This author participates in the Readers' Favorite Free Book Program, which is open to all readers and is completely free. The author will provide you with a free copy of their book in exchange for an honest review. You and the author will discuss what sites you will post your review to and what kind of copy of the book you would like to receive (eBook, PDF, Word, paperback, etc.). To begin, click the purple email icon to send this author a private email.
This author participates in the Readers' Favorite Book Review Exchange Program, which is open to all authors and is completely free. Simply put, you agree to provide an honest review an author's book in exchange for the author doing the same for you. What sites your reviews are posted on (B&N, Amazon, etc.) and whether you send digital (eBook, PDF, Word, etc.) or hard copies of your books to each other for review is up to you. To begin, click the purple email icon to send this author a private email, and be sure to describe your book or include a link to your Readers' Favorite review page or Amazon page.
This author participates in the Readers' Favorite Book Donation Program, which was created to help nonprofit and charitable organizations (schools, libraries, convalescent homes, soldier donation programs, etc.) by providing them with free books and to help authors garner more exposure for their work. This author is willing to donate free copies of their book in exchange for reviews (if circumstances allow) and the knowledge that their book is being read and enjoyed. To begin, click the purple email icon to send this author a private email. Be sure to tell the author who you are, what organization you are with, how many books you need, how they will be used, and the number of reviews, if any, you would be able to provide.
Reviewed by Emily-Jane Hills Orford for Readers' Favorite
Have you ever wondered where the elves came from? And do they go to school to learn how to read and write? Annabelle has wondered these things and so much more. She’s fortunate, in many ways, and most of all in the fact that she can go right to the source to ask these questions. You see, her grandfather, whom she calls Papa, is Santa Claus. And, whenever he visits, she gets to ask her questions. So, this time Annabelle asks about the elves and she is rewarded with a very magical story. What else would one expect in a story from Santa himself?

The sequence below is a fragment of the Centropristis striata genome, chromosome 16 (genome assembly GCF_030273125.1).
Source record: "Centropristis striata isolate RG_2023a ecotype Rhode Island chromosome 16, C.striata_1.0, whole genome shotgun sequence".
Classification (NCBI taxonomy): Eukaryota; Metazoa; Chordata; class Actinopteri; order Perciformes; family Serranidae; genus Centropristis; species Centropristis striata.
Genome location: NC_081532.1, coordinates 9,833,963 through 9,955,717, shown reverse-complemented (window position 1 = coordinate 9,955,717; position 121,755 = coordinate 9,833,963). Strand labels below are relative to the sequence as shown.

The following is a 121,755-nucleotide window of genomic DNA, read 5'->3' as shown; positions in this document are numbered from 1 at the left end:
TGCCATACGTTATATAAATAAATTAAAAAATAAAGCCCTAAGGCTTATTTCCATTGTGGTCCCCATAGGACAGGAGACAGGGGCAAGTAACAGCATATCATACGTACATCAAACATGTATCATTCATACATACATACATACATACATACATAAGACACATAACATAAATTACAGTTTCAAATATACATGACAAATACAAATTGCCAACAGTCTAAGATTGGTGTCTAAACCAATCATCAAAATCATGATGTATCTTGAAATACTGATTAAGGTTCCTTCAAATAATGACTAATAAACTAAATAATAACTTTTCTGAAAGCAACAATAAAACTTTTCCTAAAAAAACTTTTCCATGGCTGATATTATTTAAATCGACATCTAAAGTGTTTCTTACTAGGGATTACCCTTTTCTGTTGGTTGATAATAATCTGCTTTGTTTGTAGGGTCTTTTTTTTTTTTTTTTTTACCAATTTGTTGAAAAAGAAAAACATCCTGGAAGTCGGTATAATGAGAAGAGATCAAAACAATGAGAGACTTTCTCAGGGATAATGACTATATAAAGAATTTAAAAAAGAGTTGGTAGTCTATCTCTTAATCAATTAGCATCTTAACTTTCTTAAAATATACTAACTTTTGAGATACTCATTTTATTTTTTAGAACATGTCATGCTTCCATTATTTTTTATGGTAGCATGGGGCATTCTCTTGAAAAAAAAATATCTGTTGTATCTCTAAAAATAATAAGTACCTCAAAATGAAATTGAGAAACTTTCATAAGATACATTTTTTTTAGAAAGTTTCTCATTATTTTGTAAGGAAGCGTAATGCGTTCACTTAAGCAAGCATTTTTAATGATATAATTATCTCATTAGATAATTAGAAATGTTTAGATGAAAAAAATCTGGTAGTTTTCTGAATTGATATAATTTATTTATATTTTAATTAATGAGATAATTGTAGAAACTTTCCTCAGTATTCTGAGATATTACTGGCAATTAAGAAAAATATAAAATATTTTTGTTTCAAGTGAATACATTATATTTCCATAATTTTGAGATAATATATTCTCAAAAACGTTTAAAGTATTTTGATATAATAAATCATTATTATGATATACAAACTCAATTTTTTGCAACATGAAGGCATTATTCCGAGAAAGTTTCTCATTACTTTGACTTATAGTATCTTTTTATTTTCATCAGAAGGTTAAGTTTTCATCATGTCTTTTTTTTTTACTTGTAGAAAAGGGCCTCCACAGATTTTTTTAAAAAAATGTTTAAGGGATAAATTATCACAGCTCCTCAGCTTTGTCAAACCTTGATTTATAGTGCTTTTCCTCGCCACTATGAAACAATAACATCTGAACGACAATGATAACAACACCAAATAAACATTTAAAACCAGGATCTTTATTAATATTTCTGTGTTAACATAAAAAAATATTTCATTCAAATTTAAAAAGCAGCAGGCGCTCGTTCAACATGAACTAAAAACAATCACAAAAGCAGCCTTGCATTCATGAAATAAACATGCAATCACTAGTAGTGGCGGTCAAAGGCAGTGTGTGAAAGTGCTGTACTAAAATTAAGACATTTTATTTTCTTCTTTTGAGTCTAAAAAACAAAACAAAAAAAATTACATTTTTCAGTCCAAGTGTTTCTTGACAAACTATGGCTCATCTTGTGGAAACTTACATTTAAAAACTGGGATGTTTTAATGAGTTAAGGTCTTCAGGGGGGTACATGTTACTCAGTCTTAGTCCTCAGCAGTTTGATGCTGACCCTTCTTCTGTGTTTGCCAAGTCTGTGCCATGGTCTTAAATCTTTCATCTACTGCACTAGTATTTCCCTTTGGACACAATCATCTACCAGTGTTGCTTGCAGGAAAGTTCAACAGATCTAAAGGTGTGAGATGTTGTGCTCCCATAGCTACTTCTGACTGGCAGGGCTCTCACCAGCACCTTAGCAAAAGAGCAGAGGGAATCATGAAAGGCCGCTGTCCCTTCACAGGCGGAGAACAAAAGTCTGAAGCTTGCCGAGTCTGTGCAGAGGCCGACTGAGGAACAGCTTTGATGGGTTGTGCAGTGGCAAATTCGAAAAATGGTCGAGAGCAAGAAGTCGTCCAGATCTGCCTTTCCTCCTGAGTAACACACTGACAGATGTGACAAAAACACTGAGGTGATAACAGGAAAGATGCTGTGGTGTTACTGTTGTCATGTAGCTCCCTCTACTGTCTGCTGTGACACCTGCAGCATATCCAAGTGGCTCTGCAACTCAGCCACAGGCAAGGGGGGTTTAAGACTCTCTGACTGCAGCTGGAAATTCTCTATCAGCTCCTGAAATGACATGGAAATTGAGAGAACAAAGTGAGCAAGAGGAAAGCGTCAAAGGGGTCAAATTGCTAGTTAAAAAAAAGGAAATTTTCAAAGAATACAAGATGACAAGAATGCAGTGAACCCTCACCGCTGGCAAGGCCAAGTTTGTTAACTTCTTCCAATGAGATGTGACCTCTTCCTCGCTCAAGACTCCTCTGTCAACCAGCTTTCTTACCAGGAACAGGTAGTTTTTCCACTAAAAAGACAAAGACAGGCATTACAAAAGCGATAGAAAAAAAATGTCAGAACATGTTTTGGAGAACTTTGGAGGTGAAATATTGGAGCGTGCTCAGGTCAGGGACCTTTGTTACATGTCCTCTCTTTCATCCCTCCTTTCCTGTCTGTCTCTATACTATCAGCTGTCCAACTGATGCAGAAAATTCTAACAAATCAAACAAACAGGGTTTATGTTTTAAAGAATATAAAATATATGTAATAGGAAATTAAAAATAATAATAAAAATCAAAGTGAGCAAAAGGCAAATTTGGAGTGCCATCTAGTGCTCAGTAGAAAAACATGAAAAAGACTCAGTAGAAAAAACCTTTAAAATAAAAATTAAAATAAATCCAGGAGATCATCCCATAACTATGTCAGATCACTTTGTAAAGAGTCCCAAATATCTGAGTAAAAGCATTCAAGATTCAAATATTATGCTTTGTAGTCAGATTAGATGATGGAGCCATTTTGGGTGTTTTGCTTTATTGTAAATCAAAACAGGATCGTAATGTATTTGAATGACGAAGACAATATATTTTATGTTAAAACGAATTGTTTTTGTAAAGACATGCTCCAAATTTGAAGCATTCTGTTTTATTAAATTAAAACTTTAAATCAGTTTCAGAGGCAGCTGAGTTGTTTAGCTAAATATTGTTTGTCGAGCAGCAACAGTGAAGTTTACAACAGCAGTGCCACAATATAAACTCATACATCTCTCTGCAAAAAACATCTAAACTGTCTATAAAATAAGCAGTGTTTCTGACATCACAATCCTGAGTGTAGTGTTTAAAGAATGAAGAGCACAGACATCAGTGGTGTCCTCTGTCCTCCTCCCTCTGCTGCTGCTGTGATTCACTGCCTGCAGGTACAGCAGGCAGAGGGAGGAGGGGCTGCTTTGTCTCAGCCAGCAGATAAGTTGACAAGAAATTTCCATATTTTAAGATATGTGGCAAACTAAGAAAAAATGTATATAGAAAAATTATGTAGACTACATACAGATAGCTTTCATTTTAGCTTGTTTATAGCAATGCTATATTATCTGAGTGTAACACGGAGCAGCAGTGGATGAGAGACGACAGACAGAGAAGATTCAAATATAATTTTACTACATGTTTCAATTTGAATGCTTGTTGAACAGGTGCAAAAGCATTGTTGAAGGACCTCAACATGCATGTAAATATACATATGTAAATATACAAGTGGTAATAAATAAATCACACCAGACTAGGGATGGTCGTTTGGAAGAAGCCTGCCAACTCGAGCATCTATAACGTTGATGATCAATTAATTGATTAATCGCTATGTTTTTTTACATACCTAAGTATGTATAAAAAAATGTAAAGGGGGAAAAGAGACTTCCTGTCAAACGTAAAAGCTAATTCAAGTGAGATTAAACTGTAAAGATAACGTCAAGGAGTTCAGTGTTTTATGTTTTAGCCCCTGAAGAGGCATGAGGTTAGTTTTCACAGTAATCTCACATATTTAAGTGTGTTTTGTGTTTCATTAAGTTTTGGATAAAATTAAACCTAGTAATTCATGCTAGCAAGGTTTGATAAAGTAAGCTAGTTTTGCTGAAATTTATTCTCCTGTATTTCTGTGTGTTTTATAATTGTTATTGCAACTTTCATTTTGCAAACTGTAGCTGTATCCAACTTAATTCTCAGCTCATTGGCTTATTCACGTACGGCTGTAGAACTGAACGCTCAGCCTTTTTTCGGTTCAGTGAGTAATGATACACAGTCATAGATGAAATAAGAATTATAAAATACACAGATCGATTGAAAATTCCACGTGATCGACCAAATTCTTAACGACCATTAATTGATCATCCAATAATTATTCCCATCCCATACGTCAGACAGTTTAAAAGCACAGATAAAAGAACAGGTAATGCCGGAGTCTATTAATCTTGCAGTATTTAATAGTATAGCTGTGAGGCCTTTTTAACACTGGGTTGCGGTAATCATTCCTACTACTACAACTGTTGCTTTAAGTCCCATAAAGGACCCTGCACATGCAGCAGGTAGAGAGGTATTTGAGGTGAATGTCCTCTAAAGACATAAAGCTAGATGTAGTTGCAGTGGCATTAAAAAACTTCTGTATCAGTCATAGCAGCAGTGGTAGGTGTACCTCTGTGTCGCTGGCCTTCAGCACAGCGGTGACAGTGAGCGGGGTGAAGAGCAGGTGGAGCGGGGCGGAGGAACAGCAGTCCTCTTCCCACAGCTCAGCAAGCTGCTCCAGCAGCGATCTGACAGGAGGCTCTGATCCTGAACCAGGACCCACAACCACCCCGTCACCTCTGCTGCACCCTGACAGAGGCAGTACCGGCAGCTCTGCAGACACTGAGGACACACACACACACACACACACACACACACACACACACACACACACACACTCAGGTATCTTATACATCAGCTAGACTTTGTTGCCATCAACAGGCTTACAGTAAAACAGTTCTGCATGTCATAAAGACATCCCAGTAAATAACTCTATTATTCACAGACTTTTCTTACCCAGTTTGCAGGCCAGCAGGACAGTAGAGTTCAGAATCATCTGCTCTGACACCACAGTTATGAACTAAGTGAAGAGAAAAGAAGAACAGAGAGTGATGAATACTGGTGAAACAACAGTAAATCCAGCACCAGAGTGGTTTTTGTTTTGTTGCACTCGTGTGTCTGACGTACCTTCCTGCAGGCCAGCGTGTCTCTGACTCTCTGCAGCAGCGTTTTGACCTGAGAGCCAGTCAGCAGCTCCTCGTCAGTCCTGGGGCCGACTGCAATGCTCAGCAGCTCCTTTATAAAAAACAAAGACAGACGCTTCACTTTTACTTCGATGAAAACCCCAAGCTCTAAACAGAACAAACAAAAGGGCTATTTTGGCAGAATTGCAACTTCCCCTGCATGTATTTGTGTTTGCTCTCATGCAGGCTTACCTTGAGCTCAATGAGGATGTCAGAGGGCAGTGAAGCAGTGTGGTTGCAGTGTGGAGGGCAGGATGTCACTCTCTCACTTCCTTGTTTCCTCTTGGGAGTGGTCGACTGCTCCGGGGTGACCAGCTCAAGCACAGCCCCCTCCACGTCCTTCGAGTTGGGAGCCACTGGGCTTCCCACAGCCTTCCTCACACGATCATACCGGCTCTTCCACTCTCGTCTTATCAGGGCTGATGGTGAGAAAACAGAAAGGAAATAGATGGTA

Ranell Murphy’s picture book story, Annabelle's Santa Elf School, is the second in a series but stands alone quite well. The plot centers around Annabelle’s recent visit with her grandfather, Santa Claus himself. She asks him about the elves and he tells her a very enchanting story. Yes, the elves go to school five days a week, just as Annabelle does, to learn how to read and write. But they also play and learn different trades, like baking cookies, so that they can contribute to Santa’s very busy workshop in the North Pole.
The colorful illustrations really make this story special, with the artist’s use of bold colors and simple designs. The language is suitable for an early reader and the messages shared are as special as Santa himself. The elves must learn to get along with each other and to work hard. I think the best message is where the elves originate and the unwanted toys left over from Christmas that are not discarded in the dump but rather are recycled in a very special way. A lovely story to share with a young reader at Christmas.